Let’s dive into the assumptions holding us back.
Assumptions To Challenge
We need to challenge two key assumptions before we grow.
In early 2015, I was completing my first year as the financial controller for an oil and gas services manufacturing company.
That summer, the product manager gave his two weeks notice and decided to move on.
During those two weeks, our HR consultant was in the office preparing to hire a new manager.
At one point, she and I sat in the boardroom chatting about the vacant role.
She asked if I would be interested in taking over production in addition to my finance responsibilities.
The question blew my mind.
With one question, she challenged two key assumptions and beliefs I had built my career on:
- Skills – Could I learn new valuable skills outside of my formal training?
- Value – As a trained CPA, could I offer real value outside of a strict finance role?
I told her I would be interested in the role.
We spoke with the owner, and the following week, I was leading my small remote accounting group and the 17 person production team.
I ran both groups for almost two years before I left to start my firm full time.
In many cases, we don’t necessarily need someone to tell us what to do but instead question why we do what we do.
We need an injection from a different perspective or context about our skills and value.
The next stage of growth in your firm is on the other side of a few new skills.
When I started my firm, I leaned on my dad quite a bit to start my firm. At that point, he had run his firm for decades and had decent advice.
However, all of his advice and assumptions came from the perspective of a solo operator, entrenched in a brick-and-mortar environment.
One central assumption he had around his skills anchored my perspective.
Here’s the story –
My dad refused to do any CPE or CPD (for my Canadian readers) that required him to do a quiz to complete the hours.
He repeatedly proclaimed that he’d finished all the tests he needed for his license and wouldn’t be forced to do anymore.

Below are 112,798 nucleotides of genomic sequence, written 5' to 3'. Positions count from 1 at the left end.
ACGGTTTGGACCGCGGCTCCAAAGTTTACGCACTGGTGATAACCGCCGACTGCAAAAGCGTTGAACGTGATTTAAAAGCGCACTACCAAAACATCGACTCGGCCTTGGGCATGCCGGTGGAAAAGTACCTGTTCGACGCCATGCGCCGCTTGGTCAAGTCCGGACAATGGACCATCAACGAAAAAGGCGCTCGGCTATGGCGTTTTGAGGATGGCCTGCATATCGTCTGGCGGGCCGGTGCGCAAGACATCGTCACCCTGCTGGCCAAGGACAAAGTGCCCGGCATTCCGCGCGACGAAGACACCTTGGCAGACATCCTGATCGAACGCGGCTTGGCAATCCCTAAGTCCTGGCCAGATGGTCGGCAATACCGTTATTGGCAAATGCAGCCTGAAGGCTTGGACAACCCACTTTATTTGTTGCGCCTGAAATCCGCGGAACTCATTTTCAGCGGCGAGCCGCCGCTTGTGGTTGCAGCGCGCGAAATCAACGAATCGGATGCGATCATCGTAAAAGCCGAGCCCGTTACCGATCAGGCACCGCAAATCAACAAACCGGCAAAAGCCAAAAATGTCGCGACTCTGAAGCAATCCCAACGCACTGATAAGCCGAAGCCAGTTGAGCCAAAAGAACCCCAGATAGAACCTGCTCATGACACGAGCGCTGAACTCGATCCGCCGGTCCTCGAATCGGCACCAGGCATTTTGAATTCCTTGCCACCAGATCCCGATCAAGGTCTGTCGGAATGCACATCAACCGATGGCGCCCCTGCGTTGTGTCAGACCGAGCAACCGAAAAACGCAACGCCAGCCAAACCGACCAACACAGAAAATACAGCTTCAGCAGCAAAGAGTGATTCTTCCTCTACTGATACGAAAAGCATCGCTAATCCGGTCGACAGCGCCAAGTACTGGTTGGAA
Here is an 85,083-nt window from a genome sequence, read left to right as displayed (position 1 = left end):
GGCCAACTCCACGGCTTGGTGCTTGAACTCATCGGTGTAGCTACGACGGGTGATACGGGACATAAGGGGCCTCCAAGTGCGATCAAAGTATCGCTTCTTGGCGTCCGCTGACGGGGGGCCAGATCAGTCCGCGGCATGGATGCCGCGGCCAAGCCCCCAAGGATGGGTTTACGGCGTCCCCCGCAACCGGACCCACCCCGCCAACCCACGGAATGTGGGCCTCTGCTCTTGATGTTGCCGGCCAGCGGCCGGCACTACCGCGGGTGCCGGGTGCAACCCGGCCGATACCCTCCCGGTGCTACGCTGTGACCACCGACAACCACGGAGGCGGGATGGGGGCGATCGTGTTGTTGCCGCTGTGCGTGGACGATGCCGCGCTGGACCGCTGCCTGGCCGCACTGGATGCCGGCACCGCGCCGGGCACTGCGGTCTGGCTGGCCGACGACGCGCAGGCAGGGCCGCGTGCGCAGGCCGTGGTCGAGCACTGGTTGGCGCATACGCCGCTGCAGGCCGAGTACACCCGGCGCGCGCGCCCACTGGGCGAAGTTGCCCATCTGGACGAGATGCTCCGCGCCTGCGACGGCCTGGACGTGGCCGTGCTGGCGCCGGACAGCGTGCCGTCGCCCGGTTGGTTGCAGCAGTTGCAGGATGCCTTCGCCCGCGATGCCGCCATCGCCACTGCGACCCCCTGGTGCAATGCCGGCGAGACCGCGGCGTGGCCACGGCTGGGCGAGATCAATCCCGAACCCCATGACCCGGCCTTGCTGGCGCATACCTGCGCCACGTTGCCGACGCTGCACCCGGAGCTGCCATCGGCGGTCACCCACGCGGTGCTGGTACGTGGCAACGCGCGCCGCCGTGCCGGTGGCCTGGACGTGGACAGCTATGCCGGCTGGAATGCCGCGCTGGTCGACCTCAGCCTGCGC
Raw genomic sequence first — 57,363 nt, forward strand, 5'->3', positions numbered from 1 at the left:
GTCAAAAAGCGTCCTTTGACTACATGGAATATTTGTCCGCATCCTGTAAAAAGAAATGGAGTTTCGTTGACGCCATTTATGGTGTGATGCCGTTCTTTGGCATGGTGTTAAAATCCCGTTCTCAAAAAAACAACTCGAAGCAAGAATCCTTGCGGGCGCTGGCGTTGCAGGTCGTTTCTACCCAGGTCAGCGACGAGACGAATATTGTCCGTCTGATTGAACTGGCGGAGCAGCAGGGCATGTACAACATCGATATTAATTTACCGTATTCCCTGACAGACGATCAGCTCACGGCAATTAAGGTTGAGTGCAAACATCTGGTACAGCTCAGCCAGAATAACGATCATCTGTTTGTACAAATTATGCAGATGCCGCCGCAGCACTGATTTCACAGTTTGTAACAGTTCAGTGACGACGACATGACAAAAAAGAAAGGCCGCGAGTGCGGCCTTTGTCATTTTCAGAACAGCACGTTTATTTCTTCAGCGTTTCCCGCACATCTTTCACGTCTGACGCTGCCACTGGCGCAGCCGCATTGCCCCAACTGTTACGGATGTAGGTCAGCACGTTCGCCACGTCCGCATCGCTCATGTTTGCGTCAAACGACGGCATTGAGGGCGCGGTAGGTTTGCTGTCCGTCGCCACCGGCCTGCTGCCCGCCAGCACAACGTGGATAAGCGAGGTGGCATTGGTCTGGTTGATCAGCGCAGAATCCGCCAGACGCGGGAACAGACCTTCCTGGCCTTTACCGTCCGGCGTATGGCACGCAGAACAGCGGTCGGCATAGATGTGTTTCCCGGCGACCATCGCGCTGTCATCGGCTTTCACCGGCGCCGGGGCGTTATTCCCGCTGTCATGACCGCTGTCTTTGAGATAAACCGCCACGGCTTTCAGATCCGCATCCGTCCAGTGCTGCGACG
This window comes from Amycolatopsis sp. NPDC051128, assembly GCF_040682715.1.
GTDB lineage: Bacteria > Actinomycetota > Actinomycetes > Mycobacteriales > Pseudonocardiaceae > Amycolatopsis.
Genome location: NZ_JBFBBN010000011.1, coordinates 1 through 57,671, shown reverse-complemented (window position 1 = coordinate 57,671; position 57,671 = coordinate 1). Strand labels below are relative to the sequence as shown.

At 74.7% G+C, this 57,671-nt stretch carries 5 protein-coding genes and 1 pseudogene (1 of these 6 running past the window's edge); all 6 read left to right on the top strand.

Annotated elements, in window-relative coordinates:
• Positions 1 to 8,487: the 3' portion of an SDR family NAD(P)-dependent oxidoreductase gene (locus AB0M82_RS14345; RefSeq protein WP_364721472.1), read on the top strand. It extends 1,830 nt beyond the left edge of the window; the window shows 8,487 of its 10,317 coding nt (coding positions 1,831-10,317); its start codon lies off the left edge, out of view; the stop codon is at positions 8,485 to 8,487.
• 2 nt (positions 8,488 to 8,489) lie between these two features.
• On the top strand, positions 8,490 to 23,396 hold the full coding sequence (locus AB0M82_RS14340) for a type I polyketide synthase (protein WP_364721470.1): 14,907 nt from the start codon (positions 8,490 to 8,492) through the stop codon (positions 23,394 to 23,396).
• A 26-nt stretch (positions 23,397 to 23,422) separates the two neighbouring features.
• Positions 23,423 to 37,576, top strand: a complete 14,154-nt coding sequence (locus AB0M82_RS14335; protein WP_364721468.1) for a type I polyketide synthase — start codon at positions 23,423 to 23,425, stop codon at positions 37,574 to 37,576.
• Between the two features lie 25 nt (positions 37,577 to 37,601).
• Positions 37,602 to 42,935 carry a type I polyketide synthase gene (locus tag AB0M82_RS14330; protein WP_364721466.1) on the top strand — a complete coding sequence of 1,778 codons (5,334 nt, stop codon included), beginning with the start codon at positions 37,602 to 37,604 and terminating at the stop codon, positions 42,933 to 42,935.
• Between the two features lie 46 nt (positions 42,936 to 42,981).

His contempt for quizzes was bizarre to me.
However, I learned from my mom that he had twice failed the large Canadian CPA exam in the late 70s.
If he had failed the third time, he would have had to start the multi-year educational process again, knocking him back years and thousands of dollars.
When I heard that, I realized that my dad, my primary guide in setting assumptions in my firm, avoided failure of all kinds.
It made me wonder if I avoided failure and prevented growth due to his approach.
Now, it may sound like I have dad issues (which may be true), but I wanted to demonstrate how assumptions get embedded in our firm.
If you don’t remember anything else from this week’s newsletter, remember this:
Everything you do is underpinned by a learned assumption. Your assumptions are your limiting variable in most decisions.
Here are a few questions to ask yourself to determine who or what created your assumptions.
Why do you think you
- can’t create content?
- can’t create a pipeline of clients?
- can’t do more than compliance work?
- can’t work less than 30 hours per week?
- can’t hire someone to do tasks as well as you?
- can’t run a remote team in another part of the world?
These are all achievable things for every single firm owner.
If you won’t challenge your assumptions about what skills you can learn, the next level of growth is probably out of reach.
Challenging your assumptions of your value is the fastest way to increase your pricing.
At times, we assume that our value (and prices we charge) is attached to our education and experience or the time we spend on something.
None of those things demonstrate value (and shouldn’t drive prices).
Value is the results and outcomes of the business and the impact on the owners. It has little to do with you directly, just the results you deliver.
I’ve found that your view of your value skyrockets once:
1. You’ve become good at something and have created an offer with predictable client results.
2. You can communicate clearly to the client what that impact is. I am not referring to the process (monthly cash flow projections, etc.) but what they can expect to experience.
3. You can quantify the impact against the investment your client will make.
4. You get testimonials and reviews of the work that you have done. Testimonials of happy clients do just as much for yourself and your team as it does for your prospects in proving your value.
A frequent and sustainable process where you can check why you do what you do, will be one of the most significant factors impacting your firm’s trajectory in 2024.
Happy New Year!
Build The Firm You Want.